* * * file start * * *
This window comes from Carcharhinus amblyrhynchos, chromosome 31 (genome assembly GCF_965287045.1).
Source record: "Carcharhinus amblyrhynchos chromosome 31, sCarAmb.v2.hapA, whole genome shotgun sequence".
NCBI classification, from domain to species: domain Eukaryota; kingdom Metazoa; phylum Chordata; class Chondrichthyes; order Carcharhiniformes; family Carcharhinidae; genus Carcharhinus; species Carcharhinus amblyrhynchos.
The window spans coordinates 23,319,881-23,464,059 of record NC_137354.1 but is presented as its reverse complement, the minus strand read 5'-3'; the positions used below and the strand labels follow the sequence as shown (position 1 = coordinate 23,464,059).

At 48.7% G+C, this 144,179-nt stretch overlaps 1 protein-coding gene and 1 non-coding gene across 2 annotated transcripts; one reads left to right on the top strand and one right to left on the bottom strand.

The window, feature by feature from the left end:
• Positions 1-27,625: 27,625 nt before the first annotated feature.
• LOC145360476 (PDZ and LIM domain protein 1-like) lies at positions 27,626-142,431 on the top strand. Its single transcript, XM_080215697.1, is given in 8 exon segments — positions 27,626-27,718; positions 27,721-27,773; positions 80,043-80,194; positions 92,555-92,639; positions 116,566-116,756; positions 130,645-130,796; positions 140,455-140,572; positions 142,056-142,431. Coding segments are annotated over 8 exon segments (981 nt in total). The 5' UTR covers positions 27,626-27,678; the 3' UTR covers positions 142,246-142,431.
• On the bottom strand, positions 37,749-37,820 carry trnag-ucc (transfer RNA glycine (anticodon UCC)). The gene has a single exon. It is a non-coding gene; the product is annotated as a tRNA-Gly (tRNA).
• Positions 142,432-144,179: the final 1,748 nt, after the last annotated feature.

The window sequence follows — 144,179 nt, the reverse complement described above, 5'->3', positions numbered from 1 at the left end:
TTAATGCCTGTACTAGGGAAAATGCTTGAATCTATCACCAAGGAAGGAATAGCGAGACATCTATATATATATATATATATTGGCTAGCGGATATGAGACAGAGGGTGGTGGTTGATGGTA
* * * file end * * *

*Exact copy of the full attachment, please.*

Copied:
This window comes from Carcharhinus amblyrhynchos, chromosome 31 (genome assembly GCF_965287045.1).
Source record: "Carcharhinus amblyrhynchos chromosome 31, sCarAmb.v2.hapA, whole genome shotgun sequence".
NCBI classification, from domain to species: domain Eukaryota; kingdom Metazoa; phylum Chordata; class Chondrichthyes; order Carcharhiniformes; family Carcharhinidae; genus Carcharhinus; species Carcharhinus amblyrhynchos.
The window spans coordinates 23,319,881-23,464,059 of record NC_137354.1 but is presented as its reverse complement, the minus strand read 5'-3'; the positions used below and the strand labels follow the sequence as shown (position 1 = coordinate 23,464,059).

At 48.7% G+C, this 144,179-nt stretch overlaps 1 protein-coding gene and 1 non-coding gene across 2 annotated transcripts; one reads left to right on the top strand and one right to left on the bottom strand.

The window, feature by feature from the left end:
• Positions 1-27,625: 27,625 nt before the first annotated feature.
• LOC145360476 (PDZ and LIM domain protein 1-like) lies at positions 27,626-142,431 on the top strand. Its single transcript, XM_080215697.1, is given in 8 exon segments — positions 27,626-27,718; positions 27,721-27,773; positions 80,043-80,194; positions 92,555-92,639; positions 116,566-116,756; positions 130,645-130,796; positions 140,455-140,572; positions 142,056-142,431. Coding segments are annotated over 8 exon segments (981 nt in total). The 5' UTR covers positions 27,626-27,678; the 3' UTR covers positions 142,246-142,431.
• On the bottom strand, positions 37,749-37,820 carry trnag-ucc (transfer RNA glycine (anticodon UCC)). The gene has a single exon. It is a non-coding gene; the product is annotated as a tRNA-Gly (tRNA).
• Positions 142,432-144,179: the final 1,748 nt, after the last annotated feature.

The window sequence follows — 144,179 nt, the reverse complement described above, 5'->3', positions numbered from 1 at the left end:
TTAATGCCTGTACTAGGGAAAATGCTTGAATCTATCACCAAGGAAGGAATAGCGAGACATCTATATATATATATATATATTGGCTAGCGGATATGAGACAGAGGGTGGTGGTTGATGGTA